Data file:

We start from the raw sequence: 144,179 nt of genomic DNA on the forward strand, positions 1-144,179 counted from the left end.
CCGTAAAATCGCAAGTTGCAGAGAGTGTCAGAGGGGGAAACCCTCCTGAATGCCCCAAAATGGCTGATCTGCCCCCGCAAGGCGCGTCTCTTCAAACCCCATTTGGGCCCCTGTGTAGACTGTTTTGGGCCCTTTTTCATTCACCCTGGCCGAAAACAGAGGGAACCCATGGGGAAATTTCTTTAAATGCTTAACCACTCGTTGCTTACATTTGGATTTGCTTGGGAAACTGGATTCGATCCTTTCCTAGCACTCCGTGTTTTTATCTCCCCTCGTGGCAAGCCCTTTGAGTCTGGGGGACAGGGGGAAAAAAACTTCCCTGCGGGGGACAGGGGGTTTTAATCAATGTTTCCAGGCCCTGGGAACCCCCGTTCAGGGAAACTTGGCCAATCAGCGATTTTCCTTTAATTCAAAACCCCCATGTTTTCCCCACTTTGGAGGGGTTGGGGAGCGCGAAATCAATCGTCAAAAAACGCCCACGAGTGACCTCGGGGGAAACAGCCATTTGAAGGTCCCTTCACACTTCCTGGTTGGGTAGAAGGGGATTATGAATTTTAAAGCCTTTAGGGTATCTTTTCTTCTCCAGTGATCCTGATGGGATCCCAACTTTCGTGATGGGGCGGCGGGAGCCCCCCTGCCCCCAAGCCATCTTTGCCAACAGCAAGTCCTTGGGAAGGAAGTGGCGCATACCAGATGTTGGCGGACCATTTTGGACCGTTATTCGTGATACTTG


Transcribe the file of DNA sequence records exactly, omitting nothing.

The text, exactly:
We start from the raw sequence: 144,179 nt of genomic DNA on the forward strand, positions 1-144,179 counted from the left end.
CCGTAAAATCGCAAGTTGCAGAGAGTGTCAGAGGGGGAAACCCTCCTGAATGCCCCAAAATGGCTGATCTGCCCCCGCAAGGCGCGTCTCTTCAAACCCCATTTGGGCCCCTGTGTAGACTGTTTTGGGCCCTTTTTCATTCACCCTGGCCGAAAACAGAGGGAACCCATGGGGAAATTTCTTTAAATGCTTAACCACTCGTTGCTTACATTTGGATTTGCTTGGGAAACTGGATTCGATCCTTTCCTAGCACTCCGTGTTTTTATCTCCCCTCGTGGCAAGCCCTTTGAGTCTGGGGGACAGGGGGAAAAAAACTTCCCTGCGGGGGACAGGGGGTTTTAATCAATGTTTCCAGGCCCTGGGAACCCCCGTTCAGGGAAACTTGGCCAATCAGCGATTTTCCTTTAATTCAAAACCCCCATGTTTTCCCCACTTTGGAGGGGTTGGGGAGCGCGAAATCAATCGTCAAAAAACGCCCACGAGTGACCTCGGGGGAAACAGCCATTTGAAGGTCCCTTCACACTTCCTGGTTGGGTAGAAGGGGATTATGAATTTTAAAGCCTTTAGGGTATCTTTTCTTCTCCAGTGATCCTGATGGGATCCCAACTTTCGTGATGGGGCGGCGGGAGCCCCCCTGCCCCCAAGCCATCTTTGCCAACAGCAAGTCCTTGGGAAGGAAGTGGCGCATACCAGATGTTGGCGGACCATTTTGGACCGTTATTCGTGATACTTG